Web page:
Sunday Rockpile: Rockies should spend their 2012 money on players, not pitchers

In 2010, Ryan Vogelsong was pitching in Japan and in January signed a minor league contract with the Giants. He's gone on to have an All-Star season. Brandon McCarthy didn't pitch at all in 2010, recovering from numerous shoulder injuries in his young career and he was released by the Texas Rangers in November. On December 13, the Oakland Athletics signed McCarthy to a $1 million MLB contract. Almost a year later, McCarthy is the most valuable starter on the Athletics team, a top 20 starter in the MLB overall according to f-WAR.

Meanwhile, when you take a look at the seasons of the starters everybody coveted, with the exception of Cliff Lee, it's been almost a universal disappointment. The Rockies' Jorge De La Rosa had a few starts and then underwent Tommy John surgery. The Dodgers Hiroki Kuroda has been solid, but declining from his typical production and has shown an unwillingness to leave Los Angeles, anyway. Ted Lilly's dropped off even more. One of the Rockies other major targets from last season, Carl Pavano, who's had one of the lowest K rates in the majors this season, a 4.50 ERA and seems to be rolling down the Aaron Cook road of declining production. Another Rockies target last season, Gavin Floyd, has been a bit better in his peripheral stats, but has given up about as many runs as these other pitchers.  

So when Troy Renck says that the Rockies need to relentlessly pursue pitching in the off-season, including revisiting the trade for the Astros Wandy Rodriguez, I'm on board with the pursuit of pitching part, not so much with the targeting of only brand named established quality pitchers.

Just as a general rule, when the Rockies go cheap and bargain hunt for pitching, it generally works out much better than when they spend more than they should, either in money or prospects for established starters. It's not just the ancient history of Mike Hampton or Darryl Kile that says as much, but also recent history with a home-grown pitcher like Aaron Cook or closer Huston Street. I'm sure there will come a point where a highly paid pitcher does make good with Colorado, but given the acknowledged needs elsewhere on the roster this winter, I think the Rockies would be far wiser to bundle money into a handful of young (key word here, fans seem to get enamored with older arms like Brandon Webb or Brad Penny, bad idea) but promising arms that have fallen off the radar, than go after somewhat speculative arms that are blipping on it. If the team's not going to be able to afford the cream of the crop (last year it was Lee, this year C.J. Wilson) than I think it's wiser to go after as many of the McCarthy/Vogelsong types as possible, with a Millwood signing thrown in as a back-up.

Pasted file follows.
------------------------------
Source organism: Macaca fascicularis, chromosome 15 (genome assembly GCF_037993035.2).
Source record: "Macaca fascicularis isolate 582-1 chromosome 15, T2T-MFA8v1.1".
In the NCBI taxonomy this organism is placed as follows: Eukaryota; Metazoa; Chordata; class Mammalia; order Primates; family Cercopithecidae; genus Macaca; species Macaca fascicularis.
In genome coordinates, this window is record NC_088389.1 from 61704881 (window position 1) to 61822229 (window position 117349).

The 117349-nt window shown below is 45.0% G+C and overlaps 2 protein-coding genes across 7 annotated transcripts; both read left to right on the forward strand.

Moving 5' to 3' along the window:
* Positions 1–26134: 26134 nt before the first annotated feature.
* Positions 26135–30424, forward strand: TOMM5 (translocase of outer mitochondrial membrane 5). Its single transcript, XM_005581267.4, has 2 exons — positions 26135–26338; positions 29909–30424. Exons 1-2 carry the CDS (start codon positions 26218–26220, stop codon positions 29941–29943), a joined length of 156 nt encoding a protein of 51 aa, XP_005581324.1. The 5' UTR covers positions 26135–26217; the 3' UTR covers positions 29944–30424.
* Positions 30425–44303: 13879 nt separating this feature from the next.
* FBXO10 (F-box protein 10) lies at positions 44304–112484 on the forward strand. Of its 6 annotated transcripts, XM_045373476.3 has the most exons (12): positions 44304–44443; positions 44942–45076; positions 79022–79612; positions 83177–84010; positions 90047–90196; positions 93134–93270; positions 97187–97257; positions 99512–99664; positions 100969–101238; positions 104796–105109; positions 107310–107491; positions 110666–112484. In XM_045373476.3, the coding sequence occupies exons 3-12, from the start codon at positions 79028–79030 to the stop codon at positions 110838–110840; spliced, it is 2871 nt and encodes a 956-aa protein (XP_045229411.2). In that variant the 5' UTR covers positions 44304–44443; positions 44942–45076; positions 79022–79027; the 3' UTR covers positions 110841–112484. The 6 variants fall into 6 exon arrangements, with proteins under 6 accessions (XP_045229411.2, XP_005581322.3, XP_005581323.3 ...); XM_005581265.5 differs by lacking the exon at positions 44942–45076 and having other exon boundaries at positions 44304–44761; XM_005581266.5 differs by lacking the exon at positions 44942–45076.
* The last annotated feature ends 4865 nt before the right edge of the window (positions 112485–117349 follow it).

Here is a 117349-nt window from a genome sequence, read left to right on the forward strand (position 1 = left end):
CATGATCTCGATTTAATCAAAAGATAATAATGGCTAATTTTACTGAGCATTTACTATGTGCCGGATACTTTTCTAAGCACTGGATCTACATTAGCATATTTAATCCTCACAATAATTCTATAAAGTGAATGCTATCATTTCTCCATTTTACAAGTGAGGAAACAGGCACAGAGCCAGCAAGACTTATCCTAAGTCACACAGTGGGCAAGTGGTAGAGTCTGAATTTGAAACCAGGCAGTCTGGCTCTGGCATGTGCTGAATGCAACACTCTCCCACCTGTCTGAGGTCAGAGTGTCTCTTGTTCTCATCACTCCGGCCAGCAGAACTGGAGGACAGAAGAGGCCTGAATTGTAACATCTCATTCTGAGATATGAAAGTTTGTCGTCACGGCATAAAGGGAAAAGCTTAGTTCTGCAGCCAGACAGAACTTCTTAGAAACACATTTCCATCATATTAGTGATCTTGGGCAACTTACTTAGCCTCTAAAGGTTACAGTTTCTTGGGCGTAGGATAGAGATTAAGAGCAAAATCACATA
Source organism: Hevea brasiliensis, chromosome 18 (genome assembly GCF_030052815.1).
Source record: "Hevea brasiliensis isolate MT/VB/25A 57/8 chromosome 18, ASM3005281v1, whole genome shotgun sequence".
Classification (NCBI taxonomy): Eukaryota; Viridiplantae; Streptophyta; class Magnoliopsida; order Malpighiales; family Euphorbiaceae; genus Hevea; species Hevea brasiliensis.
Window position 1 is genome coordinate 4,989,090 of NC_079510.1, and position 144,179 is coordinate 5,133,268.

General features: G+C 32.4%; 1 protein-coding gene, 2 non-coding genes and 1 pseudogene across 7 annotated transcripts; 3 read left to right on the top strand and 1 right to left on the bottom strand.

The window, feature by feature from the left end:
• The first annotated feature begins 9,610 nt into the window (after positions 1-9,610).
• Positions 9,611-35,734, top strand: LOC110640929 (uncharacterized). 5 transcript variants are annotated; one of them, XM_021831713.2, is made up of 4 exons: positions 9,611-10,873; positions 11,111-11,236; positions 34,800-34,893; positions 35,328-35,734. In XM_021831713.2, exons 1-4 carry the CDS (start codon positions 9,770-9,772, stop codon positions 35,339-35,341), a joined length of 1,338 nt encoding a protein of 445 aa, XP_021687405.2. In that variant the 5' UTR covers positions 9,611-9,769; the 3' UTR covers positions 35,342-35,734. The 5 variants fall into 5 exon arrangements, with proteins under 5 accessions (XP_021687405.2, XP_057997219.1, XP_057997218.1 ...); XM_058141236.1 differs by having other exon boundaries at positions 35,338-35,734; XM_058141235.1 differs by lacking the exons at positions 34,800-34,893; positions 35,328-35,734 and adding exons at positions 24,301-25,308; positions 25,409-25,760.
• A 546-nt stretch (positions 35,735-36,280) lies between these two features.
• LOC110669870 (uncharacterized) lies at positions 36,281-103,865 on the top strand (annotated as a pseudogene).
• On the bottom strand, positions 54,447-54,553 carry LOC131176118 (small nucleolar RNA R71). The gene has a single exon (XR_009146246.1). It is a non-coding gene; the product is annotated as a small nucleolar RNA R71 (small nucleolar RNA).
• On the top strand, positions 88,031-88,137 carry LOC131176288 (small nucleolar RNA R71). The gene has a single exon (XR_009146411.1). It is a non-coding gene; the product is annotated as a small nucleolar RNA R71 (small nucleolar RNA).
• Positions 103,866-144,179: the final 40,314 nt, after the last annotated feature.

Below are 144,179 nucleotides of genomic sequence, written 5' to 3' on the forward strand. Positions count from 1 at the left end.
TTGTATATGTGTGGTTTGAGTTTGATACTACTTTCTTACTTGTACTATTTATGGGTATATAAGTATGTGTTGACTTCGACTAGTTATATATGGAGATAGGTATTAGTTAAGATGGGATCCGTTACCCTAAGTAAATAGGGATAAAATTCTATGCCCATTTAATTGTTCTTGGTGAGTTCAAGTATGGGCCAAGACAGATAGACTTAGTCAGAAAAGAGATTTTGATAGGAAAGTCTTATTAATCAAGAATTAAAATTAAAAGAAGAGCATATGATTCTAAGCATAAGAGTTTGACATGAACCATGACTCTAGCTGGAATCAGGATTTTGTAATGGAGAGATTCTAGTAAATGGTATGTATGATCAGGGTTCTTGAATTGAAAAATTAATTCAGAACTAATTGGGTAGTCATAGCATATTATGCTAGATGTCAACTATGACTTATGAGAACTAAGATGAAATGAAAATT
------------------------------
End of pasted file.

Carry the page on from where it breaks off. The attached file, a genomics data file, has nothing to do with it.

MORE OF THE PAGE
You look at how the Diamondbacks have done it in 2011, and it's not with older, established pitchers, but young arms that other teams have given up on. Milwaukee would be somewhat of a counterpoint to my argument, but note that both Zack Greinke and Shaun Marcum were under 30 at the time of acquisition, and in fact, Marcum fits the type I'd be looking for fairly well, of a young starter that's getting bumped out of his team's current rotation plans because of their depth.

As examples of teams or players I'd personally look to: possibly our frequent trading partners the A's for a Josh Outman, or the Rays for Wade Davis, the point is to find a team with more young starters than space in their rotation and go from there. For minor league or free agent contracts, hopefully the Rockies MLB scouts will be able to identify a couple strong rebound candidates better than us armchair GM's, but there will be some young pitchers with quality stuff made available in free agency, such as the Indians Fausto Carmona, or perhaps the Reds Edinson Volquez. 

I guess my major point here is that given a choice between spending starting money on a pitcher or a position player, given that we have needs at both, I'd rather spend it on the position player. The team's history with bargain hunting on the position player front has rarely seen quality results. Not since Kaz Matsui and Jamey Carroll solidified the team's middle infield in 2007, in fact, have we turned backup money spent into starting quality production (Miguel Olivo was only starting valuable for half a season in 2010). 

Alex White and Drew Pomeranz, two "energetic young lions" according to pitching coach Bob Apodaca as related in an update of the pair's exploits from a Cleveland perspective, still figure to make low cost impacts to the rotation themselves next season. I know Rockies fans are probably a bit skeptical about White at this point, as it's in our nature to desire immediate satisfactory results or move on, but he's progressing and will eventually be a considerably better pitcher than he's shown to date. 

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